Another sort of health-related issue is the public sneak-peek at the research activities going on over on campus. At the BIO5 research lab, they work on projects that touch artificial intelligence, gene technology, high level computing work and a whole lot more. In general, they are working on how biologic challenges we face can be addressed, all in ways with positive effects on our lives. The work combines the best from biomedicine, plus agriculture, pharmacy, bioengineering and basic science.
Throughout February, they have been hosting a series of events that show off the research that is happening at the Institute. On Wednesday February 27th, they’ll host the finale. The reception that evening is free and open to the public. It will run from 5pm until 9pm at the BIO5 building, just a stone’s throw away from the east terminus of the Streetcar.
They would like you to register – to do so, please use this link https://discoverbio5.arizona.edu/
The mission of the Southern Arizona Law Enforcement Foundation (SALEF) is to raise funds they use to purchase life-saving equipment and technology, and to pay for training for our law enforcement officers. They are hosting a special event on Saturday, March 16th on the mall, on the UA campus.
For this event, your pooch is invited to take part. It is a one-mile walk around the mall, proceeds from which will go to SALEF. The walk begins at 8am, with check-in starting at 7am. In addition to the walk, there will be special K9 demonstrations by law enforcement, as well as vendors, raffles and special goodies for your pet.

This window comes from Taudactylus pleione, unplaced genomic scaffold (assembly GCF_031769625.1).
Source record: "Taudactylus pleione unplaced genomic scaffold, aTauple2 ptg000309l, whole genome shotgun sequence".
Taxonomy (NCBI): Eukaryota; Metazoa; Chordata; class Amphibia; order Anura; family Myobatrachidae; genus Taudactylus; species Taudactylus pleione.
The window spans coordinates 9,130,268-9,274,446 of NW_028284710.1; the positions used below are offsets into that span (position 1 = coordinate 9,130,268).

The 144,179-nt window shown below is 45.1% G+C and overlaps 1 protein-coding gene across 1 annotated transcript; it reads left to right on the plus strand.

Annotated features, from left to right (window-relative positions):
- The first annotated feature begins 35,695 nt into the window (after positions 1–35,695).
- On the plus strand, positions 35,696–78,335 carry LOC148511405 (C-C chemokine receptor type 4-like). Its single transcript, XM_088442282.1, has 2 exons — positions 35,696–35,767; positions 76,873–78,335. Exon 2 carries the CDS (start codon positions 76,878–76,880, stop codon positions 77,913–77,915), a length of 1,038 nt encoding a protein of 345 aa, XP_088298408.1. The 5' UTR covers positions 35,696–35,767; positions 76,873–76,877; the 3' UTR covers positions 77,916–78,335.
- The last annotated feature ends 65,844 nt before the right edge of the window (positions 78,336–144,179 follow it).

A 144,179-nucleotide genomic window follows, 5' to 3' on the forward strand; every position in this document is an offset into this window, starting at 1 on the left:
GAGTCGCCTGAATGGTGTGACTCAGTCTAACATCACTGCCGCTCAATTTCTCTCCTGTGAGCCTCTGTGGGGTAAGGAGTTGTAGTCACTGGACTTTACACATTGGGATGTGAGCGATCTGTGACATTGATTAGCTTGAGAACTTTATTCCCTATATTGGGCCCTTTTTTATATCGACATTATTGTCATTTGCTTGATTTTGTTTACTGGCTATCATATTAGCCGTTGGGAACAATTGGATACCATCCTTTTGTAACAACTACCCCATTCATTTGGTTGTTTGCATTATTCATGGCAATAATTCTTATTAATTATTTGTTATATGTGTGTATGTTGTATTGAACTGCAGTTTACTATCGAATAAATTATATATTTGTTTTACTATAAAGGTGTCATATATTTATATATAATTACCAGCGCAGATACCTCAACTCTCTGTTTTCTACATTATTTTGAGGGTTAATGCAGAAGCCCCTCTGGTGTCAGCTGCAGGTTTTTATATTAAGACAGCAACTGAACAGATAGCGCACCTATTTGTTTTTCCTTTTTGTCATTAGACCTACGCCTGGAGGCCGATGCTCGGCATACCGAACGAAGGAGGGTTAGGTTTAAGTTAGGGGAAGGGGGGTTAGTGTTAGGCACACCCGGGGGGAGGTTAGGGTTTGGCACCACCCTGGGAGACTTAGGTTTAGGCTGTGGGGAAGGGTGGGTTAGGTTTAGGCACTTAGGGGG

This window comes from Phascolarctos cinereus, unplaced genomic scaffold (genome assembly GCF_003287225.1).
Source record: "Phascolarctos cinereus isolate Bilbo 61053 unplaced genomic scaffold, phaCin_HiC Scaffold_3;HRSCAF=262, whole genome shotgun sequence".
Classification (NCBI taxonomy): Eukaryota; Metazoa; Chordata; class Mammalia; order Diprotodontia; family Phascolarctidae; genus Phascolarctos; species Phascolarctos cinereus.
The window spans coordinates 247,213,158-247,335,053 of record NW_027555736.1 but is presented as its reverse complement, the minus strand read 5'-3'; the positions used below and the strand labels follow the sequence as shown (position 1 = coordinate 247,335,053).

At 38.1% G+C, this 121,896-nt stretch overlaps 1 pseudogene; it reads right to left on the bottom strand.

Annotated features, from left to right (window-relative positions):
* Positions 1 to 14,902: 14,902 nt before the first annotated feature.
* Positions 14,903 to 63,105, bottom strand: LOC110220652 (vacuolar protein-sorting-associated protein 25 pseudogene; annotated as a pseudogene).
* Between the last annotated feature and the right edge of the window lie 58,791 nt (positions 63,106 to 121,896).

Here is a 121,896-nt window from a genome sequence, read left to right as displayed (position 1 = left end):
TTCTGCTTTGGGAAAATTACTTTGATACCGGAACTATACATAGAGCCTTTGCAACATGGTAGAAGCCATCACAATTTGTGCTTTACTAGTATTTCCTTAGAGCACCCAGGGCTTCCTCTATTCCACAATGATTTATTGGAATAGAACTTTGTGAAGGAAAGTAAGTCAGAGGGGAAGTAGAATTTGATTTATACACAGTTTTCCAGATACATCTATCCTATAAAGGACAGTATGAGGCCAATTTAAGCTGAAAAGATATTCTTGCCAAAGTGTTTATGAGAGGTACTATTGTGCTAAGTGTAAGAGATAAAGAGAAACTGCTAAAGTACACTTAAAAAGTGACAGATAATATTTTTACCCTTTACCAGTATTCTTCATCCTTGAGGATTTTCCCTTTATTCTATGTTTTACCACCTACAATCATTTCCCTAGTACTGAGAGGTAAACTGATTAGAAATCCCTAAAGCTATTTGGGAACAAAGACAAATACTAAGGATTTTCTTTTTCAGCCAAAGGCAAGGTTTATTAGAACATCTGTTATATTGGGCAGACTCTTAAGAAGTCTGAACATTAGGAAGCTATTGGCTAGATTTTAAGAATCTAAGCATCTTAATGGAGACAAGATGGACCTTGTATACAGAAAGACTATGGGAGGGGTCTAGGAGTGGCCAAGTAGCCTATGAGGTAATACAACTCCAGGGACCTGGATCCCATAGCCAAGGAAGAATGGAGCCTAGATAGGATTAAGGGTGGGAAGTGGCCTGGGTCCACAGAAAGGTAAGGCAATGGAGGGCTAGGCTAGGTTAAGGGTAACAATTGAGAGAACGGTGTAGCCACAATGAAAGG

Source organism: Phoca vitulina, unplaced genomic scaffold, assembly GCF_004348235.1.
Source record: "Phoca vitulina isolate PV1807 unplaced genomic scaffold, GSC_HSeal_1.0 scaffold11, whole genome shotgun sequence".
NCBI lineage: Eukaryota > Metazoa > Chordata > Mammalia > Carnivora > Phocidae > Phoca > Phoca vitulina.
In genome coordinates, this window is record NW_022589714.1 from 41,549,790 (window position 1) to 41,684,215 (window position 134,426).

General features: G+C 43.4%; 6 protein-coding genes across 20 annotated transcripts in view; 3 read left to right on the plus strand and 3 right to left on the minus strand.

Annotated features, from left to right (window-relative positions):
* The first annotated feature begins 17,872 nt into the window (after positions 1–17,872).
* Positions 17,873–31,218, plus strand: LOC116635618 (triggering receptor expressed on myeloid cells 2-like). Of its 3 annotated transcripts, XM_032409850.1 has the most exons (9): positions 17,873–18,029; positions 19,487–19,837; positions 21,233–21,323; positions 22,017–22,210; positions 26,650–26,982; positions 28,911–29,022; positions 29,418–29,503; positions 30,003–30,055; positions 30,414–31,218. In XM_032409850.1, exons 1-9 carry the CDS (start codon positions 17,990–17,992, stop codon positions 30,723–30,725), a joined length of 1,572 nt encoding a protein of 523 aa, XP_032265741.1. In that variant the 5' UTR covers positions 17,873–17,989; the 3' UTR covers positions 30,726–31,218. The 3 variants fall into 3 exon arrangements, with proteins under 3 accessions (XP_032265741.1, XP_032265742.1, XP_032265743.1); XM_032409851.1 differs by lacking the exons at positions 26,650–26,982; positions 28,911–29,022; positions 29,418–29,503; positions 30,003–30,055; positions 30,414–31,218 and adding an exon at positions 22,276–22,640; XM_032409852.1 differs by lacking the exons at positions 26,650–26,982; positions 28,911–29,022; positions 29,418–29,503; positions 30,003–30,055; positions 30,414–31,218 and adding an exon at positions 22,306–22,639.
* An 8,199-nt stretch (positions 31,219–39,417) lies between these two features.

Parking is free in the Cherry garage. TPD says their goal is to have 300 dogs registered – but you can take part whether or not you have a four-legged pal joining you.
Please remember, pets should be on leashes throughout the event. To register, go to www.soazlef.org and click on the Events tab at the top.
One more dog-related item. This is Gil. He is a rescue dog who was shot and paralyzed. This is a copy of the estimated medical bills he faced in the aftermath of the incident.
On Friday, March 29th, there’ll be a comedy show down at the Fox. Jeanne Robertson is the headliner – and a portion of the proceeds will be donated to helping defray Gil’s medical expenses. Below is a flyer for the event.
You can see at the bottom that Comedy for Charity is the host group. Local comedian Suzie Sexton formed the group. They raise money in an advocacy role to assist victims of violence. In this case, Gil will be one of the beneficiaries.
The event is going to be fun – and the funds are going to a great cause. You can get tickets at the Fox website or by going to the Comedy for Charity website at www.comedyforcharity.org.
This week’s local Tucson item is the upcoming Sam Hughes neighborhood Home Tour. They have hosted this tour bi-annually for as long as anyone can remember. This year’s event will take place on Sunday, March 31st from noon until 5pm.
These are self-guided tours. You will have a map of the one square-mile historic neighborhood and then you leisurely stroll from home to home. This year there are eleven residences including homes that are up to 94-years old.